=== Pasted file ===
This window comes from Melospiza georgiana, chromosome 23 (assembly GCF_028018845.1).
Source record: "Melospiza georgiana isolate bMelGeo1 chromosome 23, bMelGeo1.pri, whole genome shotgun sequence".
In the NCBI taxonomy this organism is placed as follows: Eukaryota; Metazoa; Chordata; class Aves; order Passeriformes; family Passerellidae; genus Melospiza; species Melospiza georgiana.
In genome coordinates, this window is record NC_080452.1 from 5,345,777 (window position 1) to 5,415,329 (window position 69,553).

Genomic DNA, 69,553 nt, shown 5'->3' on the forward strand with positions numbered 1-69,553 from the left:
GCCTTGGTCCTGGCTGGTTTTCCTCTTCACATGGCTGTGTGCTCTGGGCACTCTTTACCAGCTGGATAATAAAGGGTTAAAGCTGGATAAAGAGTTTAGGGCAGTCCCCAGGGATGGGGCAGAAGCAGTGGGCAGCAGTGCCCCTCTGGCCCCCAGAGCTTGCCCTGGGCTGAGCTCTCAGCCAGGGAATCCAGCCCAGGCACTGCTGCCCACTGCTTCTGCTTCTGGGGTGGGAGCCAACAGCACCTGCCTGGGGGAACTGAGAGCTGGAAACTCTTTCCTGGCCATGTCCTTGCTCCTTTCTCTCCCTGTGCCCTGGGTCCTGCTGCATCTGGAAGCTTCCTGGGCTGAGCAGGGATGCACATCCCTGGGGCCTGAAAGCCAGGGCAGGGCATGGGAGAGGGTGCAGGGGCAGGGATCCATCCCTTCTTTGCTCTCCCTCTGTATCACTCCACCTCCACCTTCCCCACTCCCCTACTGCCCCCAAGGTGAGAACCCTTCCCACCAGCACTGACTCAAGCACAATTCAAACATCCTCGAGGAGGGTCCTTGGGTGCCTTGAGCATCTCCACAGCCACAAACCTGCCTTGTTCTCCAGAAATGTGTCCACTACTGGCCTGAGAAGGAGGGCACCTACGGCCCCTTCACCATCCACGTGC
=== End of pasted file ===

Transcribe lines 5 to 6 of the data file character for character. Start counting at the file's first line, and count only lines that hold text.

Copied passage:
Genomic DNA, 69,553 nt, shown 5'->3' on the forward strand with positions numbered 1-69,553 from the left:
GCCTTGGTCCTGGCTGGTTTTCCTCTTCACATGGCTGTGTGCTCTGGGCACTCTTTACCAGCTGGATAATAAAGGGTTAAAGCTGGATAAAGAGTTTAGGGCAGTCCCCAGGGATGGGGCAGAAGCAGTGGGCAGCAGTGCCCCTCTGGCCCCCAGAGCTTGCCCTGGGCTGAGCTCTCAGCCAGGGAATCCAGCCCAGGCACTGCTGCCCACTGCTTCTGCTTCTGGGGTGGGAGCCAACAGCACCTGCCTGGGGGAACTGAGAGCTGGAAACTCTTTCCTGGCCATGTCCTTGCTCCTTTCTCTCCCTGTGCCCTGGGTCCTGCTGCATCTGGAAGCTTCCTGGGCTGAGCAGGGATGCACATCCCTGGGGCCTGAAAGCCAGGGCAGGGCATGGGAGAGGGTGCAGGGGCAGGGATCCATCCCTTCTTTGCTCTCCCTCTGTATCACTCCACCTCCACCTTCCCCACTCCCCTACTGCCCCCAAGGTGAGAACCCTTCCCACCAGCACTGACTCAAGCACAATTCAAACATCCTCGAGGAGGGTCCTTGGGTGCCTTGAGCATCTCCACAGCCACAAACCTGCCTTGTTCTCCAGAAATGTGTCCACTACTGGCCTGAGAAGGAGGGCACCTACGGCCCCTTCACCATCCACGTGC